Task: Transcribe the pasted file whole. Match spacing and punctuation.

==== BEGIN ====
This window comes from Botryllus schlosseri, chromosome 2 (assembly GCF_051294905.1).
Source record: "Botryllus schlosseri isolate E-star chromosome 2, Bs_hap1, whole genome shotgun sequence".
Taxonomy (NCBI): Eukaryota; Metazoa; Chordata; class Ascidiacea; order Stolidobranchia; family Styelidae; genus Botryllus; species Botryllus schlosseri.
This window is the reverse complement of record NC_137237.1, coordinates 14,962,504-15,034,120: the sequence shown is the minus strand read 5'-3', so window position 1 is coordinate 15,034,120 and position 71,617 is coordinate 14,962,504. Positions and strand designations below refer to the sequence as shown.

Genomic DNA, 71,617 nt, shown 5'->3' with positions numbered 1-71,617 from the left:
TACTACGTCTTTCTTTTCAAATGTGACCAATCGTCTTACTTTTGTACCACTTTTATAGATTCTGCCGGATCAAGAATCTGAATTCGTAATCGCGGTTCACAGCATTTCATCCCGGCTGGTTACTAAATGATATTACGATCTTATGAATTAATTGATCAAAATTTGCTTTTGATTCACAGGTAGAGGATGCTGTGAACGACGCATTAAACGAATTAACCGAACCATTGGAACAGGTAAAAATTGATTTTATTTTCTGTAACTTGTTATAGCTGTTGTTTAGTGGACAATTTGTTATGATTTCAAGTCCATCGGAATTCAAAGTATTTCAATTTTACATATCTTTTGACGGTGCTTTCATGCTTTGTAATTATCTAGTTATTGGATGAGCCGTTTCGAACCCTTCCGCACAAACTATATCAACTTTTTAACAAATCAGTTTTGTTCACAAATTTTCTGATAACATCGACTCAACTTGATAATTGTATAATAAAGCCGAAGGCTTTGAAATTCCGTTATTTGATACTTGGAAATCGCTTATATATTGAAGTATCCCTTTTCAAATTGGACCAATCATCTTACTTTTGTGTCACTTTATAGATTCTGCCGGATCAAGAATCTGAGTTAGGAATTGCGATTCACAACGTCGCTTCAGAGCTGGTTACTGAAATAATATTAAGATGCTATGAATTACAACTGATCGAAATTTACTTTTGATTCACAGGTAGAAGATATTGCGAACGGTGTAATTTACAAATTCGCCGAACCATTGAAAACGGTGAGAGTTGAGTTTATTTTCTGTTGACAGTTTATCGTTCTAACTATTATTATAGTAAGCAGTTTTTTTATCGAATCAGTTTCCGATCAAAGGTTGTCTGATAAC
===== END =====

This window comes from Botryllus schlosseri, chromosome 2 (assembly GCF_051294905.1).
Source record: "Botryllus schlosseri isolate E-star chromosome 2, Bs_hap1, whole genome shotgun sequence".
Taxonomy (NCBI): Eukaryota; Metazoa; Chordata; class Ascidiacea; order Stolidobranchia; family Styelidae; genus Botryllus; species Botryllus schlosseri.
This window is the reverse complement of record NC_137237.1, coordinates 14,962,504-15,034,120: the sequence shown is the minus strand read 5'-3', so window position 1 is coordinate 15,034,120 and position 71,617 is coordinate 14,962,504. Positions and strand designations below refer to the sequence as shown.

Genomic DNA, 71,617 nt, shown 5'->3' with positions numbered 1-71,617 from the left:
TACTACGTCTTTCTTTTCAAATGTGACCAATCGTCTTACTTTTGTACCACTTTTATAGATTCTGCCGGATCAAGAATCTGAATTCGTAATCGCGGTTCACAGCATTTCATCCCGGCTGGTTACTAAATGATATTACGATCTTATGAATTAATTGATCAAAATTTGCTTTTGATTCACAGGTAGAGGATGCTGTGAACGACGCATTAAACGAATTAACCGAACCATTGGAACAGGTAAAAATTGATTTTATTTTCTGTAACTTGTTATAGCTGTTGTTTAGTGGACAATTTGTTATGATTTCAAGTCCATCGGAATTCAAAGTATTTCAATTTTACATATCTTTTGACGGTGCTTTCATGCTTTGTAATTATCTAGTTATTGGATGAGCCGTTTCGAACCCTTCCGCACAAACTATATCAACTTTTTAACAAATCAGTTTTGTTCACAAATTTTCTGATAACATCGACTCAACTTGATAATTGTATAATAAAGCCGAAGGCTTTGAAATTCCGTTATTTGATACTTGGAAATCGCTTATATATTGAAGTATCCCTTTTCAAATTGGACCAATCATCTTACTTTTGTGTCACTTTATAGATTCTGCCGGATCAAGAATCTGAGTTAGGAATTGCGATTCACAACGTCGCTTCAGAGCTGGTTACTGAAATAATATTAAGATGCTATGAATTACAACTGATCGAAATTTACTTTTGATTCACAGGTAGAAGATATTGCGAACGGTGTAATTTACAAATTCGCCGAACCATTGAAAACGGTGAGAGTTGAGTTTATTTTCTGTTGACAGTTTATCGTTCTAACTATTATTATAGTAAGCAGTTTTTTTATCGAATCAGTTTCCGATCAAAGGTTGTCTGATAAC